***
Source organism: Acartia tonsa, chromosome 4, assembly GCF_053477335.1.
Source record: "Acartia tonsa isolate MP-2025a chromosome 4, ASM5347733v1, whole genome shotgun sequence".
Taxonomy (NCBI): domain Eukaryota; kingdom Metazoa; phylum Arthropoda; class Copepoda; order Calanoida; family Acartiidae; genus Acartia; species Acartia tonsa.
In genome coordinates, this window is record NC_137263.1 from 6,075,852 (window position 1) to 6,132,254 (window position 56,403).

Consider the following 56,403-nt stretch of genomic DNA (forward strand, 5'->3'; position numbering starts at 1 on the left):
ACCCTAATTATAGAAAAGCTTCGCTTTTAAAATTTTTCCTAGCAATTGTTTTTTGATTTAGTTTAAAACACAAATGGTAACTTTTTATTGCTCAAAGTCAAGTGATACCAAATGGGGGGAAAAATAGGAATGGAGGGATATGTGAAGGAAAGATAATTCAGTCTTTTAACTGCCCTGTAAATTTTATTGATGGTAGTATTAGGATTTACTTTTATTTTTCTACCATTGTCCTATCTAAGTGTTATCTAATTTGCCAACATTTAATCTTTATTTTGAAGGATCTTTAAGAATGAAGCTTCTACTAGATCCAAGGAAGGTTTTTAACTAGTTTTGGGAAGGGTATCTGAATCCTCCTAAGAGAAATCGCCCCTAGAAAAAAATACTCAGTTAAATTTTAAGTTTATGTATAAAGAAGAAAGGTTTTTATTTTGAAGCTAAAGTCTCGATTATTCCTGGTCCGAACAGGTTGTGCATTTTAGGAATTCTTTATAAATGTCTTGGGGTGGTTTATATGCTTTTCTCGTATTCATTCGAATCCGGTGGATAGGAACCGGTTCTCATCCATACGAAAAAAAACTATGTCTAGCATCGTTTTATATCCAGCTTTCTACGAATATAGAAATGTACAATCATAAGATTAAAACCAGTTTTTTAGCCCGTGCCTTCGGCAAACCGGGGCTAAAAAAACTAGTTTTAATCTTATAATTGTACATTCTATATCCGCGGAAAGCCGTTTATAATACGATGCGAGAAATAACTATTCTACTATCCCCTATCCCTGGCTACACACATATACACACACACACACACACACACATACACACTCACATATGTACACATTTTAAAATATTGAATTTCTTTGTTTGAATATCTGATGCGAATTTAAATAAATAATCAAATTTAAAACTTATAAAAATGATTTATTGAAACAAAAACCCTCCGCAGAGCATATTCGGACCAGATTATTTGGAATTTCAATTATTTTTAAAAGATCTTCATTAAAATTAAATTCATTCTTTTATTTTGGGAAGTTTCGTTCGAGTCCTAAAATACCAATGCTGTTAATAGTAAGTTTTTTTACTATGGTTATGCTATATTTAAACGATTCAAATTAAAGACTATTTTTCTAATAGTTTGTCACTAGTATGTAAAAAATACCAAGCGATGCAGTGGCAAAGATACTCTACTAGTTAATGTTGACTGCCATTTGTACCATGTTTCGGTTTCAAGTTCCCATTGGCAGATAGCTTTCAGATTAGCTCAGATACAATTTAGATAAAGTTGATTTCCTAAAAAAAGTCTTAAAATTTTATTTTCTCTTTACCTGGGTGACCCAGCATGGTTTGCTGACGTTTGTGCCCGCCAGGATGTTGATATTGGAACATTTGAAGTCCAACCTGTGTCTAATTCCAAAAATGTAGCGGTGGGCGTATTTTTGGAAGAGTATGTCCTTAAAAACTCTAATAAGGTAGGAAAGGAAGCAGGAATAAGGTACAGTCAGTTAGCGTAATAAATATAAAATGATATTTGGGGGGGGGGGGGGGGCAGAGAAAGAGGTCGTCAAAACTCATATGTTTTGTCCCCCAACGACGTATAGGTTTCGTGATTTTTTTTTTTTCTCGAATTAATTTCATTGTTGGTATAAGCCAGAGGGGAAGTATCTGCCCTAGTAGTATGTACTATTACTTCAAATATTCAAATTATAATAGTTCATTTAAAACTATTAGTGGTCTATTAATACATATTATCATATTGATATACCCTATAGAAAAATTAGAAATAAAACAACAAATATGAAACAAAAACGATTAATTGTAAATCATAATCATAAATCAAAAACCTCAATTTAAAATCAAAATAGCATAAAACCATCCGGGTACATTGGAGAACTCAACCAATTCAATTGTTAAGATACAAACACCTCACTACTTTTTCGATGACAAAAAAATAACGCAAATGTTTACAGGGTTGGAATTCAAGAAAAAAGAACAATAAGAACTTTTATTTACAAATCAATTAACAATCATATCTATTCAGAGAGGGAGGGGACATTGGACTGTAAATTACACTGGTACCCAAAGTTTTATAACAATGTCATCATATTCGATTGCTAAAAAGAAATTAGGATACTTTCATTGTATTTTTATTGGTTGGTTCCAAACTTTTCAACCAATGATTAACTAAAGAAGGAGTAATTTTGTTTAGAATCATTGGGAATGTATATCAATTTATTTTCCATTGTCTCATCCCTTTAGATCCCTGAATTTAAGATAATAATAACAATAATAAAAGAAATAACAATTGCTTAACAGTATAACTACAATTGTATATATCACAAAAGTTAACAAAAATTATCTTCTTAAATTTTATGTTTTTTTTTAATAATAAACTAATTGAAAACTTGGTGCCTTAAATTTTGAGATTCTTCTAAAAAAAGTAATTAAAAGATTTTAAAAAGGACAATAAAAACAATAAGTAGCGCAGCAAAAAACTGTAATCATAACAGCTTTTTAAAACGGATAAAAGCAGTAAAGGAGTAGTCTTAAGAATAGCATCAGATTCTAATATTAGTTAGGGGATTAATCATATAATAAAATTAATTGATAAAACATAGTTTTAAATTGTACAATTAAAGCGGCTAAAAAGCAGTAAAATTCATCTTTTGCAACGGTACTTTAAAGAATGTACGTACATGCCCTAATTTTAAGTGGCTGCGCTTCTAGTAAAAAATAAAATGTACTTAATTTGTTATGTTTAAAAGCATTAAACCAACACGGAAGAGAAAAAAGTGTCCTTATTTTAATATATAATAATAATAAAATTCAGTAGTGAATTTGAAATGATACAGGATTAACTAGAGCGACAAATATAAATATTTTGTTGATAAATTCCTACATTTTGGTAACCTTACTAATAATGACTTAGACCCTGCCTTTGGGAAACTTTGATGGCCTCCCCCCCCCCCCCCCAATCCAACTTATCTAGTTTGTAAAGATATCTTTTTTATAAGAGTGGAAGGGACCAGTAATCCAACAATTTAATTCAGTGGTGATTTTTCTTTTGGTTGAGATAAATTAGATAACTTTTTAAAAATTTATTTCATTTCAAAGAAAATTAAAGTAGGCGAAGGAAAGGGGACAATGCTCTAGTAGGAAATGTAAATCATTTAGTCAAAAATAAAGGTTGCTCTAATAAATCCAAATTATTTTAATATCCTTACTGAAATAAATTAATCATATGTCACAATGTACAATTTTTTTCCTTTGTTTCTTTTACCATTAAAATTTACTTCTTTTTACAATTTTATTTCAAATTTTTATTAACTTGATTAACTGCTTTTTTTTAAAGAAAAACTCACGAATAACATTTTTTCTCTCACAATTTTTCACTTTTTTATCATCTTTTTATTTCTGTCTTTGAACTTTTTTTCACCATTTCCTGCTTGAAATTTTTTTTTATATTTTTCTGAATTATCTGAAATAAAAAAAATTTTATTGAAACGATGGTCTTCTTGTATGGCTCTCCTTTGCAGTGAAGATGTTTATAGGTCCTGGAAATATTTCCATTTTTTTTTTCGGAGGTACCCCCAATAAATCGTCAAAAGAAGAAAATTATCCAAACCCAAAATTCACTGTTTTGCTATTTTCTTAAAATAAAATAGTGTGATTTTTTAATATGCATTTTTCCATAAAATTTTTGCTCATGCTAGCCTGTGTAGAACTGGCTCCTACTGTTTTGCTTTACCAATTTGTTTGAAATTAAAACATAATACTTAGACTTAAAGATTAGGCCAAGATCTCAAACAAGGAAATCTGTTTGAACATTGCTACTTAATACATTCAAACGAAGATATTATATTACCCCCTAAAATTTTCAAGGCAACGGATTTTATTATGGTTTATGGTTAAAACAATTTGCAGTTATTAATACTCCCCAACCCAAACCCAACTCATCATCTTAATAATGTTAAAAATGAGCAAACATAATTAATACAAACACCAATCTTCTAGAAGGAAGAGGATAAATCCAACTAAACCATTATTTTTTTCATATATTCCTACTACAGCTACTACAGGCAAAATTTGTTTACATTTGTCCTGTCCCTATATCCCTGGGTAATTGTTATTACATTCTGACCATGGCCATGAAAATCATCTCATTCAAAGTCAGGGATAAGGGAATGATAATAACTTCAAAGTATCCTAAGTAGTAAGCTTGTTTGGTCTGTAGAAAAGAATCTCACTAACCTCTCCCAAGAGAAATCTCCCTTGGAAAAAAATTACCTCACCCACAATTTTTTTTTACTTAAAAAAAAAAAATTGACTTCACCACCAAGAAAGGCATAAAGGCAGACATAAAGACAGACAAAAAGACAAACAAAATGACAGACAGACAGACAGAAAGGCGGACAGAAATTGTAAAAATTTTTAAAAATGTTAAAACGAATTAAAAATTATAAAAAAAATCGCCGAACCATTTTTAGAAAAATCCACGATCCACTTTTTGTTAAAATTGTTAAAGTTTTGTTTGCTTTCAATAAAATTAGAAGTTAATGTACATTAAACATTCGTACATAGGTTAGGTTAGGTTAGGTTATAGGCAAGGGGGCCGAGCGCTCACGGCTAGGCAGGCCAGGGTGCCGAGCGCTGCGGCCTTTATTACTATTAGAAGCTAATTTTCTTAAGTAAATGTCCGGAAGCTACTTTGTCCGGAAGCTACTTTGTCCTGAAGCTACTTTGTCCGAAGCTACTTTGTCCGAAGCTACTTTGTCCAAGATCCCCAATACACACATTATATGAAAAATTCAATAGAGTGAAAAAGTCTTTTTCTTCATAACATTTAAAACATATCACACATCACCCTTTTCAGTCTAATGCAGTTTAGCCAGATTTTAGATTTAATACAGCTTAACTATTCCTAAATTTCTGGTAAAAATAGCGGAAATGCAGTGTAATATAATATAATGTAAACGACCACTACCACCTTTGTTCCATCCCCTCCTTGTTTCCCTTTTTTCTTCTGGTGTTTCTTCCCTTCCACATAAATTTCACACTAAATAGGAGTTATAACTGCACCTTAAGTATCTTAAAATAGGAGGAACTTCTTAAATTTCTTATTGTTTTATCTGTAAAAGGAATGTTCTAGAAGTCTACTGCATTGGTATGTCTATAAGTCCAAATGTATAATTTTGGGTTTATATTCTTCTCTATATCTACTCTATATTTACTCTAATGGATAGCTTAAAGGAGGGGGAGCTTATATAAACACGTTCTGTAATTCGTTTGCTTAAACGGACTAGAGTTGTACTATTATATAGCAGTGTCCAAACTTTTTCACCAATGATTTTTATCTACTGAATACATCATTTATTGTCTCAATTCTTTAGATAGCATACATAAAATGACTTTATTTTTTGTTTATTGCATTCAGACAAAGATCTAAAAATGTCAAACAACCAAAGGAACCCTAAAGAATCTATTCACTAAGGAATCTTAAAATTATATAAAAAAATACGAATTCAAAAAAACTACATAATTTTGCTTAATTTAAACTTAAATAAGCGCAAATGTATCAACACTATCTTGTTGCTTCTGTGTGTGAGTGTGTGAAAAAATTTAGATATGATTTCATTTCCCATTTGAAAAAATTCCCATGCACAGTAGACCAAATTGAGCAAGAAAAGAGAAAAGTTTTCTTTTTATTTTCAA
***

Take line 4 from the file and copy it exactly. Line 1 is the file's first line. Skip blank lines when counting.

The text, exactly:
In genome coordinates, this window is record NC_137263.1 from 6,075,852 (window position 1) to 6,132,254 (window position 56,403).